Specifically in the REPL, where definition overriding is possible, you can simply
(require (only-in racket/base define)) to get
Welcome to Racket v7.3.
> (define define 1)
> (+ define define)
> (require (only-in racket/base define))
> (define x 3)
For Racket files/modules, a simple answer is that once you make a top-level definition, you can't redefine it. However, you can still
(require (only-in racket/base [define racket:define])) (rename
racket:define), and then use
racket:define instead. Also note that while you can't redefine a top-level definition, you can shadow it, so you can use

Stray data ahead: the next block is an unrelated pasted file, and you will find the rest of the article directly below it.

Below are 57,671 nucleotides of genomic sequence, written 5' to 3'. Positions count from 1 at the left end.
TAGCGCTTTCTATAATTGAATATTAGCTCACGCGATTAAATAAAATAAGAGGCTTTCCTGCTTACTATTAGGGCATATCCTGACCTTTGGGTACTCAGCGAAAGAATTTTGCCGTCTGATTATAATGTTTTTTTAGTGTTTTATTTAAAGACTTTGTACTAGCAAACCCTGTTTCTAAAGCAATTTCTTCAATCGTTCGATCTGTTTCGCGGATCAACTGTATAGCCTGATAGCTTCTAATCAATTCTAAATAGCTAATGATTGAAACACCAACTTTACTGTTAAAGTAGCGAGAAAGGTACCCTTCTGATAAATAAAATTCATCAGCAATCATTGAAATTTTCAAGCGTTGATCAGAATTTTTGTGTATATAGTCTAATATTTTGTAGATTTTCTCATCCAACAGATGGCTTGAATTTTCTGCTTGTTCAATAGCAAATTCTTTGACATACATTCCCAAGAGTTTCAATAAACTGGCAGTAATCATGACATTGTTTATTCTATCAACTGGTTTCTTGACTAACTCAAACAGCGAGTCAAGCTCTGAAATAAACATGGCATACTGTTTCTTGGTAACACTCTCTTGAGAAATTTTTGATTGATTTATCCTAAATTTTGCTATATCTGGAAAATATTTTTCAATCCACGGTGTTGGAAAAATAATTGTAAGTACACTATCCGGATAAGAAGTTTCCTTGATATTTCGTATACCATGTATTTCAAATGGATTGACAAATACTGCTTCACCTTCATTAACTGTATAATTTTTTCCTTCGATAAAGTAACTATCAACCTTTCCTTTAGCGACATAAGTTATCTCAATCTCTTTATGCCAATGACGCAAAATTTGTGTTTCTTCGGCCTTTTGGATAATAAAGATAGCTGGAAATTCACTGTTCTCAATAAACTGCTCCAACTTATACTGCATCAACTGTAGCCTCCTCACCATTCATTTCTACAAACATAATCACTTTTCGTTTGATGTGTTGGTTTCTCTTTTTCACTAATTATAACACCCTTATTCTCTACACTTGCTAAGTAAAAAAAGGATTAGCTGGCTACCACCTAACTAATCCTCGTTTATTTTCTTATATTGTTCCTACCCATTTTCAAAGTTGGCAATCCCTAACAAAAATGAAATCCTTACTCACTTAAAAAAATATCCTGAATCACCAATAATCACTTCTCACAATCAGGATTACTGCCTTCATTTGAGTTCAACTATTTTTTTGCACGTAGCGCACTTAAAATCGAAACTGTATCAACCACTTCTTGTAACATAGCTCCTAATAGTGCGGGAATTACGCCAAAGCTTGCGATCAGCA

define in the body of
(let-syntax ([define (make-rename-transformer #'racket:define)]) ...) for instance.
But note that in Racket, you can override
#%module-begin which has a complete control of your file/module, so you can use this feature to create a new language that allows you to redefine top-level definitions, though at that point you are no longer using the "real" Racket.